Archive for the ‘Uncategorized’ Category

Summer Solstice 2022: Solar PV update

June 21, 2022

The Summer Solstice seems like a good a time to take a look at the first half-year of generation from our 12 solar panels and the effect of our Tesla Powerwall battery.

Last year at around this time I wrote that – having been off-grid for 90 days – I felt like I was ‘floating’.  And then just a couple of days later I came back down to Earth after several consecutive days of unseasonably dull weather led to me have to buy some full-price electricity! In mid-summer!

This year we have been off-grid for only 50 days so far and I will discuss the reason for the difference below.

In case you don’t have time to read the article, it’s performing pretty much as expected and very similarly to last year.

Let’s begin.

Solar Generation.

One of the difficulties in communicating data from a solar PV system is its variability. The data obviously change seasonally, but also on daily, weekly and monthly time scales. So I have chosen to present the same data in several ways.

Let’s start with a basic chart showing the average daily generation (in kWh) over the last two years.

Click image for a larger version. Average daily solar generation (kWh) for each month of this year and last year.

This chart shows that generation this year is generally a little better than last year, with the exception of last May, which was enchantingly sunny.

Now let’s look at the daily data, and different averages.

Click image for a larger version: you’ll need to do this to see anything! This chart shows the daily generation this year, and the 5-day running average  of generation this year and last year. See the text for details of the other data on the graph.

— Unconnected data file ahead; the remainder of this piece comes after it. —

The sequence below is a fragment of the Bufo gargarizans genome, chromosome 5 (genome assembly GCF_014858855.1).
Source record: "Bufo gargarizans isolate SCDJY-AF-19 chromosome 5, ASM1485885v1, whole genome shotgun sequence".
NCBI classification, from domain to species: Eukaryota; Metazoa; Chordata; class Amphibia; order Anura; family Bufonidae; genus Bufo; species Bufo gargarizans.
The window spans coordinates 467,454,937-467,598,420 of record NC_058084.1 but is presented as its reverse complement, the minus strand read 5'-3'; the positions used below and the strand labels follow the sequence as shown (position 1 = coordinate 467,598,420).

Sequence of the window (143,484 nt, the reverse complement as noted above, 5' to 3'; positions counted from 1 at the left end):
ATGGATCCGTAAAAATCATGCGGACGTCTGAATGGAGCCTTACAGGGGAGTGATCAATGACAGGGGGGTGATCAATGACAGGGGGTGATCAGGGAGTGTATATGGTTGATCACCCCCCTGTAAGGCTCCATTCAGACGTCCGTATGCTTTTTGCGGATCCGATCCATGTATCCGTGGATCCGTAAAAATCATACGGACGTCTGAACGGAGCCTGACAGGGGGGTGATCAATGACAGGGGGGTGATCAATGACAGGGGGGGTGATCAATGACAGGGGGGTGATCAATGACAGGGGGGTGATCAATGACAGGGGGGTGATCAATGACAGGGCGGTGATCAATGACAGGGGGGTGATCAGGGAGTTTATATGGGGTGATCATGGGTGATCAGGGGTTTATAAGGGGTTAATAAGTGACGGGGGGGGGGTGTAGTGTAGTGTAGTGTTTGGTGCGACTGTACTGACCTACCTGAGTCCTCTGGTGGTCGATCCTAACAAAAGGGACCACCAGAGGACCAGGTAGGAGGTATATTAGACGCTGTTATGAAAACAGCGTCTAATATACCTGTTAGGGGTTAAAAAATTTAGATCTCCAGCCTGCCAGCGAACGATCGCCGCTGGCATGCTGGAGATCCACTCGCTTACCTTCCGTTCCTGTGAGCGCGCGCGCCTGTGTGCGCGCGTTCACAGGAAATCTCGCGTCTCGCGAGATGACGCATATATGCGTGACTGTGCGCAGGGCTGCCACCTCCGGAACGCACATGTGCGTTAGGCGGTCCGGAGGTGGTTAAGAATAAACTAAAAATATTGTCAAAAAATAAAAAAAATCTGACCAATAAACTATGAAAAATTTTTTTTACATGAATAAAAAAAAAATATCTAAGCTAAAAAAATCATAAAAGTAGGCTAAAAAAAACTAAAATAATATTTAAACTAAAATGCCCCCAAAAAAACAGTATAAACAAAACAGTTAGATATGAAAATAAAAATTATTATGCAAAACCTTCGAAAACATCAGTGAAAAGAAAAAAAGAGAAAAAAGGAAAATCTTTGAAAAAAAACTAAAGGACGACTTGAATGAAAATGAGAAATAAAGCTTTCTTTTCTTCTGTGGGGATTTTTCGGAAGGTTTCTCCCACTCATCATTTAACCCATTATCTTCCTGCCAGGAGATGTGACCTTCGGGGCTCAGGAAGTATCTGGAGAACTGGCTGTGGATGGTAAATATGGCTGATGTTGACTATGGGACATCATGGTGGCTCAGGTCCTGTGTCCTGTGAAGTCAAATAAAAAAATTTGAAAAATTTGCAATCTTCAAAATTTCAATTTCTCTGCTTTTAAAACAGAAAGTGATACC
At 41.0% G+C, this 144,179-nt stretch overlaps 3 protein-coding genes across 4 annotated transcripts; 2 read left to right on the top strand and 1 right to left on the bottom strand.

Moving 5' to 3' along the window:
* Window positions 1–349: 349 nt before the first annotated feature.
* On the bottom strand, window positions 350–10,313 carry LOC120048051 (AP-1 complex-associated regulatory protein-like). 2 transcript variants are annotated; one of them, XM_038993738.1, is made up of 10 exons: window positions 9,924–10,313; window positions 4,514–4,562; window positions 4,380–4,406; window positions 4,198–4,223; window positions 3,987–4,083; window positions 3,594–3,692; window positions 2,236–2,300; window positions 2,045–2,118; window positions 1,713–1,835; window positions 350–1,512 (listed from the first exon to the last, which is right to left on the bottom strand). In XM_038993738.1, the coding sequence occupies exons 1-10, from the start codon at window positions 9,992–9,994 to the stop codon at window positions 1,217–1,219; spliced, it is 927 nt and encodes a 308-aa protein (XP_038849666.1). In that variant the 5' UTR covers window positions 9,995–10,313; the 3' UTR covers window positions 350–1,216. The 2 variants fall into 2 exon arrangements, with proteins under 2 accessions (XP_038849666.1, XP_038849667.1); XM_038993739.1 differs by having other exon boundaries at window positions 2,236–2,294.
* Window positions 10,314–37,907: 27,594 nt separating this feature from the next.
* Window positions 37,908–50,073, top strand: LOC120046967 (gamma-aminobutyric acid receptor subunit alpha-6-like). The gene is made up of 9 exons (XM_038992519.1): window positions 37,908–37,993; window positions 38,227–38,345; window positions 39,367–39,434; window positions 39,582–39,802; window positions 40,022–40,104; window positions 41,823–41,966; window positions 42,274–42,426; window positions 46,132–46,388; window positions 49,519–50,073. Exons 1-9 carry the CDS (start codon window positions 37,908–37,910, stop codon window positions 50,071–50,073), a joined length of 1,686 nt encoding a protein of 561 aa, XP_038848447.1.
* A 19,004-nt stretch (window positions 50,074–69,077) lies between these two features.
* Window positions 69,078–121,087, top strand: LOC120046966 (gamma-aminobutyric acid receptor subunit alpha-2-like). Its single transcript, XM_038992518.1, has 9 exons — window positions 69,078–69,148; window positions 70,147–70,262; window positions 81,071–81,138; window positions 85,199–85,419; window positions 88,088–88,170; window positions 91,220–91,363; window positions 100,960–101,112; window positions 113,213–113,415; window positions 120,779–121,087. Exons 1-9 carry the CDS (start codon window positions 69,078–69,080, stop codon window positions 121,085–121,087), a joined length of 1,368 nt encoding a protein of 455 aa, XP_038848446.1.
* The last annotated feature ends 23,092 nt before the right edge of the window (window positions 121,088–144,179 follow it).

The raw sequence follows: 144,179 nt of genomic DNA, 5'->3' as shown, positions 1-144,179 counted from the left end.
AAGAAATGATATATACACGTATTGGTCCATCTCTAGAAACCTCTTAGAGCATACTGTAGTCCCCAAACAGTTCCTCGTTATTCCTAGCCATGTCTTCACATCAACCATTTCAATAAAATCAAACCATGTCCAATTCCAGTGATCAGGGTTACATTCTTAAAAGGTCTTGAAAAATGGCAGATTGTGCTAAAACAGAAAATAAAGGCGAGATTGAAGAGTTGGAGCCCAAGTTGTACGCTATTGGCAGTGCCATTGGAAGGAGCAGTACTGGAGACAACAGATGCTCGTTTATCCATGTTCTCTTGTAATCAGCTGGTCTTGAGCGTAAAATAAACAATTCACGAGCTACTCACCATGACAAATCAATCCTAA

The graph above is complicated, showing how various quantities (expressed as kWh/day) change versus day of the year.

Primarily it shows daily solar generation as a light green line. Notice the day-to-day variation: even in June, daily generation can fall to 3.8 kW/day even when the average generation is ~15 kWh/day.

Also shown are the 5-day averages of solar generation this year and last year. The 5-day average shows the smoothing effect of the use of a 13.5 kWh battery. When the 5-day average falls below demand, then it’s likely we will need to buy some electricity from the grid. You can see that this happened in mid-summer last year.

Notice that the 5-day averages show peaks and troughs that can last for weeks.

My expectations for the system are shown as a dotted green line (just a simple mathematical guess)  and as yellow monthly data points estimated using a multi-year European database. Generation is broadly in line with expectations.

The graph also shows nominal household demand as two red-dotted lines.

  • The horizontal line (10 kWh/day) corresponds to daily demand throughout the year.
  • The demand peaking in winter represents the electricity used by the heat pump to heat the house. This demand has only been present this winter – previously, heating was supplied by a gas boiler.

So the generation has interesting day-to-day variability, but when the 5-day average exceeds the average demand, then with the aid of the battery, we stand a good chance of being able to be off-grid for a sustained period.

Looking at the graph, the heating demand was still non-zero in April – and this delayed the point at which we were able to go off-grid.

The graph below shows actual (rather than nominal)  domestic use of electricity and the electricity drawn from the grid.

Click image for a larger version: This chart shows the ±7-day averages of the electricity we use in the house for heating and the electricity we draw from the grid. The difference between the two curves is supplied by the solar PV/battery system. Periods when the house has been off-grid are highlighted in red.

Another way of looking at the data.

Plotting day-to-day generation tends to emphasise the variability of the data.

Plotting cumulative generation through the year tends to de-emphasise the variability and highlight the similarity of generation from one year to the next.